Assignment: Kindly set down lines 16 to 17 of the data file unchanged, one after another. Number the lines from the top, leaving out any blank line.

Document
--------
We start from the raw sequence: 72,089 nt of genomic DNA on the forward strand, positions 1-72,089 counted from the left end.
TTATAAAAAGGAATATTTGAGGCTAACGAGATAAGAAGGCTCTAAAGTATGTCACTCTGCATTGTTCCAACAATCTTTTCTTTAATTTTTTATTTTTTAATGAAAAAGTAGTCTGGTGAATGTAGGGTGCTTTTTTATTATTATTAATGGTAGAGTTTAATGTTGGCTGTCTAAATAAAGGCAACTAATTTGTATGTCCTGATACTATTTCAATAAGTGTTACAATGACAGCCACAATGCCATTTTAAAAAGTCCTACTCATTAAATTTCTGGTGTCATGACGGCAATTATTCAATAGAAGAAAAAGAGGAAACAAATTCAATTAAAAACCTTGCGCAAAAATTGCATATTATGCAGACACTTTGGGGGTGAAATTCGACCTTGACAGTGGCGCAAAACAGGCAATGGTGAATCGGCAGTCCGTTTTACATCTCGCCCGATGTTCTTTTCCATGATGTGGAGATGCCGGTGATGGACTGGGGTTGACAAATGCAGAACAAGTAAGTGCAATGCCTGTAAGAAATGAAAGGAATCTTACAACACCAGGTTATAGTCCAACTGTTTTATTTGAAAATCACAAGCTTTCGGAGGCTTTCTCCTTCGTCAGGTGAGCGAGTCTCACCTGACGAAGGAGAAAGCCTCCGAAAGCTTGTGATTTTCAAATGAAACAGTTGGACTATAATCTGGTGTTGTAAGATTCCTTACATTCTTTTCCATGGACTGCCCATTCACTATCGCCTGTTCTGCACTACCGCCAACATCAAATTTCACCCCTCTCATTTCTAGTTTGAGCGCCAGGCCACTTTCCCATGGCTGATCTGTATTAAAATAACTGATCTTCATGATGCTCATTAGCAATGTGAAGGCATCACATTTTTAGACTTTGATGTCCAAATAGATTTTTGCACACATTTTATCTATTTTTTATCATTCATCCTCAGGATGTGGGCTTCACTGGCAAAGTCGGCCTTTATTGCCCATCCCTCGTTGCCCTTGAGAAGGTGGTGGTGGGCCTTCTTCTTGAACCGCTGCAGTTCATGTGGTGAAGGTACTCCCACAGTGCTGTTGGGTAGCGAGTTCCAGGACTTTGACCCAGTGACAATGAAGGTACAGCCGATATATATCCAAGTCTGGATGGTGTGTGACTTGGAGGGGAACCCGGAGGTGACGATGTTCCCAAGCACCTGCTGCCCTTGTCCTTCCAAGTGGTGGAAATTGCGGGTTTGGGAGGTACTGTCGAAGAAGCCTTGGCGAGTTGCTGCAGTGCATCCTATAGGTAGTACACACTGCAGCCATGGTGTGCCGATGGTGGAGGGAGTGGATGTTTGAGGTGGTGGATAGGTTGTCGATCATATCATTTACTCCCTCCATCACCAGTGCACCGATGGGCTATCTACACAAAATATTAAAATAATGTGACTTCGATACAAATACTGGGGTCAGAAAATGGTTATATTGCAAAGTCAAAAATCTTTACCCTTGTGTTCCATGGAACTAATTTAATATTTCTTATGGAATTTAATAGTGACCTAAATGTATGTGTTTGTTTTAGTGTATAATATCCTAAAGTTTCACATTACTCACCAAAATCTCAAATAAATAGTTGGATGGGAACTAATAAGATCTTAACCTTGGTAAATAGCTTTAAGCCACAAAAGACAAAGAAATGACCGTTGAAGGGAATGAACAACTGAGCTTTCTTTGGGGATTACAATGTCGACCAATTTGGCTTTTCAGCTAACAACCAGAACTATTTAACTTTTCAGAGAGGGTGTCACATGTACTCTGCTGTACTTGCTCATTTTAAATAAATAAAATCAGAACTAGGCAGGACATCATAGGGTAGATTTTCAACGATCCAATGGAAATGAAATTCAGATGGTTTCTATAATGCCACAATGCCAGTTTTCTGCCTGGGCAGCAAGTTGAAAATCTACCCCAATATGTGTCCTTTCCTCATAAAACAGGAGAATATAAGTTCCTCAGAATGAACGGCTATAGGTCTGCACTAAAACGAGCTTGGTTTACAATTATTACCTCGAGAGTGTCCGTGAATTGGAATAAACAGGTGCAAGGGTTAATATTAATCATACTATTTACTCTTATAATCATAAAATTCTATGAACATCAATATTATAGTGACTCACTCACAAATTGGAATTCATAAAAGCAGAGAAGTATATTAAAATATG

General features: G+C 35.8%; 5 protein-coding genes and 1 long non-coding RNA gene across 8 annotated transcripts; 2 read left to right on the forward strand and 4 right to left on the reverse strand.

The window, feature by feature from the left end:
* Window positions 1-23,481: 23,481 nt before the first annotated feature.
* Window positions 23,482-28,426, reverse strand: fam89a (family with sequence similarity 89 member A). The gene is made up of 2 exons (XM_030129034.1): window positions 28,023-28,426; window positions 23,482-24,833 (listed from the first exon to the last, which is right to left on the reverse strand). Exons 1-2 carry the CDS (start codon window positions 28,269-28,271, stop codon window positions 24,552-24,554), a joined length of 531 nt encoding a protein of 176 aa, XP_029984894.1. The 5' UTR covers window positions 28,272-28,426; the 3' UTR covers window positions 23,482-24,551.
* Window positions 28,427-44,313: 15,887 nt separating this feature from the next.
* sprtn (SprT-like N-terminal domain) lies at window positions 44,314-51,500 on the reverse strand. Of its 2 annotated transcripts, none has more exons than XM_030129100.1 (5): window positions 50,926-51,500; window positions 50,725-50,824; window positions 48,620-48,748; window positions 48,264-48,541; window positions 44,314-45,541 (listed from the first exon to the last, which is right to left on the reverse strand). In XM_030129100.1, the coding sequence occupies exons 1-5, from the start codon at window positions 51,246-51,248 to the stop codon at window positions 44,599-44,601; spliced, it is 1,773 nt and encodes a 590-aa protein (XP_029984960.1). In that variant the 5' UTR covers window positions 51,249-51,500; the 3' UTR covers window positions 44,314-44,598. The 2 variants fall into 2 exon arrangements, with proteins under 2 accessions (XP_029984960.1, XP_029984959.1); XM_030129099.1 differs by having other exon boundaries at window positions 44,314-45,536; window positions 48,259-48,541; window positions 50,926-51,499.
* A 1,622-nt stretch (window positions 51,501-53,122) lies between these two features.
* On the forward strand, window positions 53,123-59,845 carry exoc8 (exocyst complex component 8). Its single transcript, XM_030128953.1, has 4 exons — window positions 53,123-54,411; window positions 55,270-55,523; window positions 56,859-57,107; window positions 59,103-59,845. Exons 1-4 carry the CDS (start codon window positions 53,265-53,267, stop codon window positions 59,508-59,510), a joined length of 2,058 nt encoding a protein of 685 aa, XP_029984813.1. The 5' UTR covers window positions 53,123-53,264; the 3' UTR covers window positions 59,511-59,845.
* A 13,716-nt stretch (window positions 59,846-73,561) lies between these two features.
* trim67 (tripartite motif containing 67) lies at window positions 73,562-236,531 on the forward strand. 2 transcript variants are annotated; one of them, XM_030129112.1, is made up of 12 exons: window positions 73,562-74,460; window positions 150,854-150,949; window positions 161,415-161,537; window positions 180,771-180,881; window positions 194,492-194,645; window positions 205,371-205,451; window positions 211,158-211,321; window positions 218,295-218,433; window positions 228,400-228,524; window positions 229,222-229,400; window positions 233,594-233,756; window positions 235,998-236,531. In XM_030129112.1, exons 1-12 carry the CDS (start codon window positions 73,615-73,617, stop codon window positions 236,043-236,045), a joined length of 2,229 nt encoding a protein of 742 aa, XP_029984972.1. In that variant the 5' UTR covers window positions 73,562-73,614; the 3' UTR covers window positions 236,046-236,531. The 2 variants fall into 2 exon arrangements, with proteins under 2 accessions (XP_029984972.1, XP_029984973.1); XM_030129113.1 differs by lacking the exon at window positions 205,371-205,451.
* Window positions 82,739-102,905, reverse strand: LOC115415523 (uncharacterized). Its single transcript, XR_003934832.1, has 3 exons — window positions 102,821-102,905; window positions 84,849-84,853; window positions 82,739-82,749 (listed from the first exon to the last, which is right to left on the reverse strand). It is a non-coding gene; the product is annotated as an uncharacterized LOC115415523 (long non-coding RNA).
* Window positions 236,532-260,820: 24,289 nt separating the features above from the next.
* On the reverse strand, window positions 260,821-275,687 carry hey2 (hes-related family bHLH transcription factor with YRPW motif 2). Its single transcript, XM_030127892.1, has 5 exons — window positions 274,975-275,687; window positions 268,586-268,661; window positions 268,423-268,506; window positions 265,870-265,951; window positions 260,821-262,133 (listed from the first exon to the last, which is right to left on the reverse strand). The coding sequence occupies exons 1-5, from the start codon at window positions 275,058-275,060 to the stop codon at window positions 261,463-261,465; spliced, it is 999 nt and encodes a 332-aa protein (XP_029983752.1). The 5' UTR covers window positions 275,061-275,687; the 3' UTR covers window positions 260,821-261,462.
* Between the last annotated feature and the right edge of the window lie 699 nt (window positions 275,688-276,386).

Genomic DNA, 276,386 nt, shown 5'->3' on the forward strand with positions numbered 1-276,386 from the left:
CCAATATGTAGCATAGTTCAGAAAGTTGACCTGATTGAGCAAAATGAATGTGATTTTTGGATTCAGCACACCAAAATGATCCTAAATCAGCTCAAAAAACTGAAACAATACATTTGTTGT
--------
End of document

* Between the last annotated feature and the right edge of the window lie 699 nt (window positions 275,688-276,386).

Genomic DNA, 276,386 nt, shown 5'->3' on the forward strand with positions numbered 1-276,386 from the left: